Advanced Operating Systems
Developing your AOS project on Windows
If you would like to own locally on your own machine running Windows (away from the CSE labs), the easiest way is to run Linux in a virtual machine. If you are the really adventurous type, you might try to port the tools via cygwin, but you will get stuck when it comes to serving NFS on Windows for the project. So don't waste your time.
We suggest installing VMware Player http://www.vmware.com/products/player/overview.html, a free virtualisation solution for Windows.
We provide a Ubuntu VMware image that has all the tools needed pre-installed and pre-configured, and the networking configuration tweaked to work mostly straight out of the box.
Note: If you want to use your own virtual machine Linux
install, you need to enable USB host controller for the virtual
machine and allow the guest OS to take control of USB devices. The
guest OS needs to directly take control of the USB-to-serial
device and the USB-to-ethernet device. In recent versions of
VMware player this is done by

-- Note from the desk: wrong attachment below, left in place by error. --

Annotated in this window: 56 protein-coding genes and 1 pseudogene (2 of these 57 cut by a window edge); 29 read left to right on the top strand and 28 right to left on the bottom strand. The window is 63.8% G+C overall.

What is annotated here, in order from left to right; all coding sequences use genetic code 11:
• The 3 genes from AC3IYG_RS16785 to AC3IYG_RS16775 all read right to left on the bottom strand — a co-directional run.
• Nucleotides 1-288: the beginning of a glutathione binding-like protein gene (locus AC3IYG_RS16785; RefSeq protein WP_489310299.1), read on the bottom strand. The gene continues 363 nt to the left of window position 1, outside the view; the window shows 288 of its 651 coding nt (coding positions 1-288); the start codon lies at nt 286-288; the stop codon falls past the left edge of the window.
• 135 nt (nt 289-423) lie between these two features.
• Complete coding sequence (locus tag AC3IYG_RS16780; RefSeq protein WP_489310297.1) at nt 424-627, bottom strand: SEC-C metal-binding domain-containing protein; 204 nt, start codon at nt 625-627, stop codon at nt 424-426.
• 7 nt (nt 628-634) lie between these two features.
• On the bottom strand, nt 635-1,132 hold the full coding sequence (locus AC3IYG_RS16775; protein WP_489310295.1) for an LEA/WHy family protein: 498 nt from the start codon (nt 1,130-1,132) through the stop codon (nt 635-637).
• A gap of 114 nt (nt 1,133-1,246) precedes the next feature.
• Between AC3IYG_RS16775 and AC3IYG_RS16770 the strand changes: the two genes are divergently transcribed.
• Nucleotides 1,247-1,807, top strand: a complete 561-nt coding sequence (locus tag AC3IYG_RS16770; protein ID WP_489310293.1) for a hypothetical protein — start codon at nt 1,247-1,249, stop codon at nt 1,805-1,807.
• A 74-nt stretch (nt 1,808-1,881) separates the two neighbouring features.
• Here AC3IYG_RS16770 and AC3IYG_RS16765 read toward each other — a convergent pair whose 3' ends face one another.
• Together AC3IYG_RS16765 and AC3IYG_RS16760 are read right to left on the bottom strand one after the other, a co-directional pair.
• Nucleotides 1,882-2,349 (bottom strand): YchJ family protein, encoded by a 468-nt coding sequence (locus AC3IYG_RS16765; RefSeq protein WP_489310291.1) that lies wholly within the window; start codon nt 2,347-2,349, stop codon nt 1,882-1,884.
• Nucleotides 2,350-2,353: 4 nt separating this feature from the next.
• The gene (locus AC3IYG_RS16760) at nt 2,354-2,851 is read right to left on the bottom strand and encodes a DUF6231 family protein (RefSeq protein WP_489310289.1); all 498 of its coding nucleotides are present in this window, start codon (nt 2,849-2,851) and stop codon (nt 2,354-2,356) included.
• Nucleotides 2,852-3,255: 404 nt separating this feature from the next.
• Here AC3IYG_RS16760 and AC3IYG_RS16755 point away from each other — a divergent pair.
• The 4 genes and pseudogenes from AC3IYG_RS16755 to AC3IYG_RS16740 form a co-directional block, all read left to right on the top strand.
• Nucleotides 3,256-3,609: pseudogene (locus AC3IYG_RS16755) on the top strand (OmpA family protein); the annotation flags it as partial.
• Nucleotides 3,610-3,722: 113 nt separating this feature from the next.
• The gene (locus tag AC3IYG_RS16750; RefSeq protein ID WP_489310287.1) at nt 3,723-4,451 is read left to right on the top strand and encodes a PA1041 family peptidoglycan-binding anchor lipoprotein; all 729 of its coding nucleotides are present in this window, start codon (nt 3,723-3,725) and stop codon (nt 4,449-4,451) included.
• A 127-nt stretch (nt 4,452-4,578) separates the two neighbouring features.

Once you have a functioning Linux VM, you need to connect the USB devices through to Linux. Right-click the blue USB icons to the top right (or bottom right, depending on the version of vmware) for the serial + eth and connect.
We use a standard Ubuntu 13.04 mini install (to keep it small) and then simply followed the instructions for Developing on Linux. Note: you do not need to set up the provided VMware image, it's already been done.
To get up an running:
Now you are mostly set up. You will either need to install a desktop environment, or you can ssh into the virtual machine from Windows (run ifconfig to get the IP address to ssh in to). I personally run a Xserver on Windows and port forward from Linux to my display and use emacs, etc... You will need to apt-get install your favourite editor (if it is not vi) or any other software you generally use.
To ssh in from the Windows, use either Cygwin and ssh or
Putty. To run a X server, install Xming on Windows. For Putty, set
it up with X display
Once logged in, run sudo ifup eth1 to configure the network to the Sabre Lite. Use ifconfig to confirm eth1 is up with IP address 192.168.168.1. Some students may have the USB <-> ETH adapter attach as eth2 (confirm using ifconfig -a), in which case you'll have to modify /etc/networks/interfaces appropriately.
You should not need to adjust the tftp directory defined in our source tree. However, if you do, the tftpboot directory is specified by TFTPROOT in the top-level Makefile (edit directly), and CONFIG_SOS_NFS_DIR in .config (either by editing directly, or make menconfig).
You should now be able to follow the normal project instructions.
Last modified: 02 Aug 2013.